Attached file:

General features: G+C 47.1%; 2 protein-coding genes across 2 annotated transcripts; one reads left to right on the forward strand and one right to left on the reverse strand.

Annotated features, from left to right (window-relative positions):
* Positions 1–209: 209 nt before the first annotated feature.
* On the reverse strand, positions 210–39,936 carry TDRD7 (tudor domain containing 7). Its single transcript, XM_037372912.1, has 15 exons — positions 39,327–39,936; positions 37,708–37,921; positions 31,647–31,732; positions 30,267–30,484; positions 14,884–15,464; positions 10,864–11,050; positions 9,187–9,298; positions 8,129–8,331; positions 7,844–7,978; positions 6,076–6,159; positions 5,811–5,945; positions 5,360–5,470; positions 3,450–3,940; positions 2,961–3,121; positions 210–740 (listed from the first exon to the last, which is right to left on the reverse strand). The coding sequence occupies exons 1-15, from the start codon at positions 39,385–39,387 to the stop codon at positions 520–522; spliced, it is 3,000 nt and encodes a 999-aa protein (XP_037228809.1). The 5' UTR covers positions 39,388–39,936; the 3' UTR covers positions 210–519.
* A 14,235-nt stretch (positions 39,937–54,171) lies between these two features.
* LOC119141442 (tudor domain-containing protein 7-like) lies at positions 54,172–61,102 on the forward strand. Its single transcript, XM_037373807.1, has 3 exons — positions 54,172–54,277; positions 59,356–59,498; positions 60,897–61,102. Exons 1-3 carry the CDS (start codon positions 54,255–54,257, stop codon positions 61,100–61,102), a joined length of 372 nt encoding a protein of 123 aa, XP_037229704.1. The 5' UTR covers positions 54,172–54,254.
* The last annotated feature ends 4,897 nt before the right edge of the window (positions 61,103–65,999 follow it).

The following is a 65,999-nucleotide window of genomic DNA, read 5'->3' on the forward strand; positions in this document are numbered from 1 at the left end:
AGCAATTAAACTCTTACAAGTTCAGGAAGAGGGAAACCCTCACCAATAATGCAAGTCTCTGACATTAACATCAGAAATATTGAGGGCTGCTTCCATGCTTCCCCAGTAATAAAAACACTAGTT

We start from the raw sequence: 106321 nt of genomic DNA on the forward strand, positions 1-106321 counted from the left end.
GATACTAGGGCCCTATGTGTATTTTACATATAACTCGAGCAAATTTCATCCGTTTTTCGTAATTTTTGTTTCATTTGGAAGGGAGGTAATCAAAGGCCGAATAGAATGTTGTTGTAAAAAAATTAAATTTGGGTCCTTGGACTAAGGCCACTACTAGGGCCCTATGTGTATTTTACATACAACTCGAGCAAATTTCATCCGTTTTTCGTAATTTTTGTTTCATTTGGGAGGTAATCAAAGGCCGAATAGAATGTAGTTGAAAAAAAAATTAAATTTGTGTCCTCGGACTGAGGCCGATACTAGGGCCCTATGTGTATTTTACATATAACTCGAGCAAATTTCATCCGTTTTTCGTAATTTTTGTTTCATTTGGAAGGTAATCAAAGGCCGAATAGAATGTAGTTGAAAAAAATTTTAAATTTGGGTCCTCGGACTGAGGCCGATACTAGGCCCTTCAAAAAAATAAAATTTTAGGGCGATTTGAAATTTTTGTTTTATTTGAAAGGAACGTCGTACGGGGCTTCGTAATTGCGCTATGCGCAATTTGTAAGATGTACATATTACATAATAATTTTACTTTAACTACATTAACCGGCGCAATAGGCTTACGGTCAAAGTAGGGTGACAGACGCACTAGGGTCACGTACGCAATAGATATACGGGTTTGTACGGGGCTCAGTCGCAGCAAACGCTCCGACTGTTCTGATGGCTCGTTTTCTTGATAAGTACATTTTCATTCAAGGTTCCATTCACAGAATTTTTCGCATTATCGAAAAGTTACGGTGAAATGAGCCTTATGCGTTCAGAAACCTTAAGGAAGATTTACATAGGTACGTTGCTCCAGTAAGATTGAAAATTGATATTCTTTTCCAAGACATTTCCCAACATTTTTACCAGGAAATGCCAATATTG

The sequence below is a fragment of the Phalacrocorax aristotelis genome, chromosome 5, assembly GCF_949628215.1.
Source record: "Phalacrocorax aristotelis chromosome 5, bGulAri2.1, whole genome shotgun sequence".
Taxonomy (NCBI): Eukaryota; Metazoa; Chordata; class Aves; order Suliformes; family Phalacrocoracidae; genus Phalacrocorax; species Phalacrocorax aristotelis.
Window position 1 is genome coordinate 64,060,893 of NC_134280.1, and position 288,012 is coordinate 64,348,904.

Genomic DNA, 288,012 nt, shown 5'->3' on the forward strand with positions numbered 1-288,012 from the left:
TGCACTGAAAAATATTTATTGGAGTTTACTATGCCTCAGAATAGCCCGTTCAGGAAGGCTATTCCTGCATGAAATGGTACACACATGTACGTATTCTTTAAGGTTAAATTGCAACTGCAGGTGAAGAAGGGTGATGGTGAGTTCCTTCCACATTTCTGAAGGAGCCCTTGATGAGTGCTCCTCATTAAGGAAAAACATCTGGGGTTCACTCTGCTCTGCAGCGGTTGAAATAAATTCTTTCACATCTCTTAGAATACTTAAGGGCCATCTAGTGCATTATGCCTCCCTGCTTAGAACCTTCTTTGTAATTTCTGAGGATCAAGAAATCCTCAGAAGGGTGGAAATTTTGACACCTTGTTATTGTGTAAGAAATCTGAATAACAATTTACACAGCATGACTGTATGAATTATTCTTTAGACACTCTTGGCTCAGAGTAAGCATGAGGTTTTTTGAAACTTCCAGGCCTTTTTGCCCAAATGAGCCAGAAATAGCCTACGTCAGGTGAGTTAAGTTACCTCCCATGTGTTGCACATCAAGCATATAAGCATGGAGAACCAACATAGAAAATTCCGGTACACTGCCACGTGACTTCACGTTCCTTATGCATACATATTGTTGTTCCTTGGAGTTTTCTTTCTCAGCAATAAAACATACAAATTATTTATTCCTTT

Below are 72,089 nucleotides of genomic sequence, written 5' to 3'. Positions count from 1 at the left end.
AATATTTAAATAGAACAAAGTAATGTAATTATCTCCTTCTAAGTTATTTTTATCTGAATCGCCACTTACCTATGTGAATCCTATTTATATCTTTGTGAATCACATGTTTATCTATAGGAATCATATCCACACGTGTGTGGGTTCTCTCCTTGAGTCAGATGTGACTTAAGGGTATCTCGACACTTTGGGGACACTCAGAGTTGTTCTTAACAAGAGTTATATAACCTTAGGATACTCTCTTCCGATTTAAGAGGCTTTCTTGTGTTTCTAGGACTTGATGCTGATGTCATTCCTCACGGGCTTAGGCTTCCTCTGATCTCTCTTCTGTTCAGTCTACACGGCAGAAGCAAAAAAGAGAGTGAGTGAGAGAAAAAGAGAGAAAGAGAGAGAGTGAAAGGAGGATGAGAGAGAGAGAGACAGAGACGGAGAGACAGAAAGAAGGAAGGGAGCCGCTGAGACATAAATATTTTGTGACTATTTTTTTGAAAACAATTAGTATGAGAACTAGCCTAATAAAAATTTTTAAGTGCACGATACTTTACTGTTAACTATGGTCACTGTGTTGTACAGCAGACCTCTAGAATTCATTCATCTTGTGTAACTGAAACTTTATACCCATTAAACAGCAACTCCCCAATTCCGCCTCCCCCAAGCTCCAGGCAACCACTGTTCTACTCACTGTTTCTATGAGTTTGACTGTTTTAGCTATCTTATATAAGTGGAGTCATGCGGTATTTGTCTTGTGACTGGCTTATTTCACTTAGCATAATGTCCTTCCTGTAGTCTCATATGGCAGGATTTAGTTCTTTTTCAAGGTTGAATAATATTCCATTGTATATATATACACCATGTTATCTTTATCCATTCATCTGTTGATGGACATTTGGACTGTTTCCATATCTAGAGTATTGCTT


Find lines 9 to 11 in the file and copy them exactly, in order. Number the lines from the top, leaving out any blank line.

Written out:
AGCAATTAAACTCTTACAAGTTCAGGAAGAGGGAAACCCTCACCAATAATGCAAGTCTCTGACATTAACATCAGAAATATTGAGGGCTGCTTCCATGCTTCCCCAGTAATAAAAACACTAGTT

We start from the raw sequence: 106321 nt of genomic DNA on the forward strand, positions 1-106321 counted from the left end.
GATACTAGGGCCCTATGTGTATTTTACATATAACTCGAGCAAATTTCATCCGTTTTTCGTAATTTTTGTTTCATTTGGAAGGGAGGTAATCAAAGGCCGAATAGAATGTTGTTGTAAAAAAATTAAATTTGGGTCCTTGGACTAAGGCCACTACTAGGGCCCTATGTGTATTTTACATACAACTCGAGCAAATTTCATCCGTTTTTCGTAATTTTTGTTTCATTTGGGAGGTAATCAAAGGCCGAATAGAATGTAGTTGAAAAAAAAATTAAATTTGTGTCCTCGGACTGAGGCCGATACTAGGGCCCTATGTGTATTTTACATATAACTCGAGCAAATTTCATCCGTTTTTCGTAATTTTTGTTTCATTTGGAAGGTAATCAAAGGCCGAATAGAATGTAGTTGAAAAAAATTTTAAATTTGGGTCCTCGGACTGAGGCCGATACTAGGCCCTTCAAAAAAATAAAATTTTAGGGCGATTTGAAATTTTTGTTTTATTTGAAAGGAACGTCGTACGGGGCTTCGTAATTGCGCTATGCGCAATTTGTAAGATGTACATATTACATAATAATTTTACTTTAACTACATTAACCGGCGCAATAGGCTTACGGTCAAAGTAGGGTGACAGACGCACTAGGGTCACGTACGCAATAGATATACGGGTTTGTACGGGGCTCAGTCGCAGCAAACGCTCCGACTGTTCTGATGGCTCGTTTTCTTGATAAGTACATTTTCATTCAAGGTTCCATTCACAGAATTTTTCGCATTATCGAAAAGTTACGGTGAAATGAGCCTTATGCGTTCAGAAACCTTAAGGAAGATTTACATAGGTACGTTGCTCCAGTAAGATTGAAAATTGATATTCTTTTCCAAGACATTTCCCAACATTTTTACCAGGAAATGCCAATATTG